‘Likes’ are all very well, but making clothes that hundreds of women (many of whom may have less than a thousand followers) actually think they’ll wear again and again is probably worth thinking about. For Fendi’s Autumn/Winter 17/18 collection designers Karl Lagerfeld and Silvia Venturini Fendi, wearability rather than digital hits, seemed to be higher up on their agenda. There were no furry Karlito’s, or Fendi monsters instead there were gosammer silk mid-length dresses, Prince of Wales check trousers and beautifully tailored scarlet coat. Frivolity might have been put to one side but every single model wearing skinny red leather boots (most of them thigh high) this collection had a grown up sexual charge that will have women coming back and back for more.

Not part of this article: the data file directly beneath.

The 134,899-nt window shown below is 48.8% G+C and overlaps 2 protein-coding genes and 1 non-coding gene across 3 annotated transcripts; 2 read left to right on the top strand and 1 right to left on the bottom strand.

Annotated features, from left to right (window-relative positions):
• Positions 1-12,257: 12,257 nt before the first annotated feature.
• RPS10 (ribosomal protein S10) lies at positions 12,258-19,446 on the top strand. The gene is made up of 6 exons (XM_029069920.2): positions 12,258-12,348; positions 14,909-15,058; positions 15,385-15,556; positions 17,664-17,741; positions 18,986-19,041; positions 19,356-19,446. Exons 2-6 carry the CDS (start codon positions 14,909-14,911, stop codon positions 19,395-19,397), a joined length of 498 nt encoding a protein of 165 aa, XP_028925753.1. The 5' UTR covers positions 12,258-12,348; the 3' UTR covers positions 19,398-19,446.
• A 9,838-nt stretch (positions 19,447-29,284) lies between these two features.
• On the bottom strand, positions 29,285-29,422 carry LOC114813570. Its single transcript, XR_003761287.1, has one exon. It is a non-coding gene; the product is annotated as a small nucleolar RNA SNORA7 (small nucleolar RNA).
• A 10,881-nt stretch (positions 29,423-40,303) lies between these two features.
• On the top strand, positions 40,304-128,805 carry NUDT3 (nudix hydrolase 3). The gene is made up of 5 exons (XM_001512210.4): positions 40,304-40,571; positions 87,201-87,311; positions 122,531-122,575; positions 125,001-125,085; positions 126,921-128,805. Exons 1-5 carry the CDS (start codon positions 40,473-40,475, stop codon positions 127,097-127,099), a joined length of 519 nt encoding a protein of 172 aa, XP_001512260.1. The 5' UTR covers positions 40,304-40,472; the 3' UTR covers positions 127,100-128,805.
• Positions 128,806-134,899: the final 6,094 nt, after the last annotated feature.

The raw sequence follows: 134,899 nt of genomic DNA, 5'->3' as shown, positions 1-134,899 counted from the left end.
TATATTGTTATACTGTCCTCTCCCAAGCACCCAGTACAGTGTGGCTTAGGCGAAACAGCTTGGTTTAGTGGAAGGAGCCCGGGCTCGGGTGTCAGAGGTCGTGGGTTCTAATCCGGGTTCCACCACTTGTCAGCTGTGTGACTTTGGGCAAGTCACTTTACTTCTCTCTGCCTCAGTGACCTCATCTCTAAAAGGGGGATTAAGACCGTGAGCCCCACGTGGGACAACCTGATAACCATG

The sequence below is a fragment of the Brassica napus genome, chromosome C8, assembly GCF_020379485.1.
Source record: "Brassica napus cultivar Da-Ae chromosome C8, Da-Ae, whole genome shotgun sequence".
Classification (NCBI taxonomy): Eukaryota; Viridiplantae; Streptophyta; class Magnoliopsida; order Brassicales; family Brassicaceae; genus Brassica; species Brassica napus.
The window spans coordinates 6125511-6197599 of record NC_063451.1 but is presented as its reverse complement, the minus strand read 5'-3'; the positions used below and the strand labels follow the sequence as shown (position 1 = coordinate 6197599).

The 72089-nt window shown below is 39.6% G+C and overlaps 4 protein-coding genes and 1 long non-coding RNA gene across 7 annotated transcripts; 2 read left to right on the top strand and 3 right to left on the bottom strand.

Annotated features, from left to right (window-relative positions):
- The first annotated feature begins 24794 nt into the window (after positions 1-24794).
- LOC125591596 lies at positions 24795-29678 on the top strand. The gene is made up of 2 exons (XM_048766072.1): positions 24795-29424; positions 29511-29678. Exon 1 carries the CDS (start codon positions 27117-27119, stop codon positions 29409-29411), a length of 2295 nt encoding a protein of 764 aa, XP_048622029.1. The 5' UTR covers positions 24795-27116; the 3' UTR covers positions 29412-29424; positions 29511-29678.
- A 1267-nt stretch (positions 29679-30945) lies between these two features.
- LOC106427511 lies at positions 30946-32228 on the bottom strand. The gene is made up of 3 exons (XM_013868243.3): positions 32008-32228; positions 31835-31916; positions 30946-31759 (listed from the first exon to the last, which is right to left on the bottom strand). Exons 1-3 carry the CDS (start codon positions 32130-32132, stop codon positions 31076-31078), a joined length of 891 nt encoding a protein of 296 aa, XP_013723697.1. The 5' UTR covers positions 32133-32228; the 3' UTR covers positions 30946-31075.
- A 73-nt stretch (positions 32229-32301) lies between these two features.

A Venetian Romance At Alberta Ferretti
With her wistful, wispy gowns and floor-sweeping coats and cloaks Alberta Ferretti’s vision has always been romantically inclined, but it was to Venice that the designer took us to this season, on the ultimate romantic journey. A smokey-eyed Gigi Hadid opened the show, looking like 21st century Repunzel in a chiffon gown printed with the postcard image of Venice complete with gonolas and Venetian palaces. And the Venetian theme carried through with varying degrees of opulence to coats, sweaters and capes. But although Gigi and Bella grabbed most of the iphone attention it was Somalian model Halima Aden who was the surprise casting in the show. Dressed in a black a bias cut chiffon gown styled with a hajib this beautiful new face was a sign that even in conservative Milan, the need for more diverse model casting is an important inevitability.
Riot Girls At Fausto Puglisi